Some time ago I received the following message on my personal mobile phone number:


A WhoIs search for mediacombb.net returns the following:

enter image description here

I certainly did not take part in this "World Lotto", so this being truthful is out of the question, and thus likely to be a scam.

How will the scammers benefit from me simply sending in my name, address and phone (which they already have), all of which they most likely have if they managed to get their hands on my personal phone number?

Not quite sure if it would be wise to go ahead with providing the requested info and update the question with further details as the case progresses.

  • Why is the email redacted?
    – Marcel
    Commented Nov 22, 2019 at 7:01
  • Not sure, indeed it does look strange
    – rrz0
    Commented Nov 22, 2019 at 7:03
  • 5
    Re. email question, even though OT: It's not redacted, but in the form of an image to make it harder to scrape for bots.
    – ig-dev
    Commented Nov 22, 2019 at 7:36
  • Scammers forums.tomshardware.com/threads/what-is-mediacombb-net.2053894
    – Andrew
    Commented Nov 24, 2019 at 16:42
  • The question specifically asks "How will the scammers benefit from me simply sending in my name, address and phone"
    – Ben
    Commented Nov 26, 2019 at 17:55

3 Answers 3


The scam is this: They randomly try phone numbers (no personal address in the message), then try to get the matching Name and Address from the owner.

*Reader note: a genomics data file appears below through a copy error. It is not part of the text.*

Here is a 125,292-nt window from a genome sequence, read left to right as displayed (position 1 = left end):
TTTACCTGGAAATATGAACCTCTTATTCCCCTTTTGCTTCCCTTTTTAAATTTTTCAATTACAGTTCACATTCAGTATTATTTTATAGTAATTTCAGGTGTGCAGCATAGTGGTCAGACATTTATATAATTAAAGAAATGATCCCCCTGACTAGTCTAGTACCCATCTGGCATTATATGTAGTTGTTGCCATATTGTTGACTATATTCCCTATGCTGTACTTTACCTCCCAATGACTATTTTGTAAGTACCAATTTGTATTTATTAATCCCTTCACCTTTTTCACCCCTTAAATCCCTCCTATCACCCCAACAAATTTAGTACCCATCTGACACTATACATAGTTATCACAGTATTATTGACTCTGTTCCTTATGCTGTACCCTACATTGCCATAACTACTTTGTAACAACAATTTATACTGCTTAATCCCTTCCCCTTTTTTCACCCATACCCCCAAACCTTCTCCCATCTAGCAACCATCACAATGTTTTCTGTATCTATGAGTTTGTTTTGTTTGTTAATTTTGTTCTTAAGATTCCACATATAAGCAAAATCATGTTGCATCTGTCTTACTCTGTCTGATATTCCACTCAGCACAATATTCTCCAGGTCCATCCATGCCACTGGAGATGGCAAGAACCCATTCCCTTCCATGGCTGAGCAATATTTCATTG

They likely build up a verified database for phones and matching people.

Do not respond.


I created a fake gmail account and emailed the address you posted. I got back something that very much looks like it will turn into advanced fee fraud.. One of the Hallmarks I've seen is the spelling out all the dollar amounts in numerals, as well as words. i.e.

On behalf of the Management and Staffs of WORLD LOTTO MOBILE PROMO, We officially congratulate you as the beneficiary of the cash prize of €780,000.00 (Seven Hundred And Eighty Thousand Euros). My names are David Hoffman,

It goes on, trying to invent fake details to establish legitimacy, and continually mentioning large amounts of money in an attempt to get you hooked.

This promotion is approved by the British/USA Gaming Board and licensed by the International Association of Gaming Regulators (IAGR). This promo is the 1st of its kind and we intend to sensitize the public about WORLD LOTTO MOBILE PROMO. Your Mobile Number attached to a reference, won you €780,000.00 (Seven Hundred And Eighty Thousand Euros) cash prize and your check will be issued in your name provided.

The MO is generally always the same. Get the mark convinced they've won some large amount of money, but you juuust need this little amount of money to pay some fee associated with winning the money.

If you wanted to be certain you could likely just email back and forth with this guy, preferably from a fake email address. Some people do this as a form of entertainment.


Having the mobile phone number associated with an email address is likely enough to take over a large variety of accounts online using a sim swap scam, especially if combined with knowledge of your name and physical address.

That's probably worst case.

Best case is name/address/email/phone would be a valuable commodity to sell in bulk along with similar information of many others for various nefarious purposes ranging from spamming to phishing to full-on identity theft attempts.

  • 1
    Worst case is that advance fee fraud steals all your money. justice.gov/archives/opa/blog/… Commented Nov 25, 2019 at 1:50
  • Worst case just from providing the requested info I meant. Obviously if you continue with the scam to the point that you're trying to cash a check or paying a fee it could do a lot more...
    – Ben
    Commented Nov 26, 2019 at 17:54

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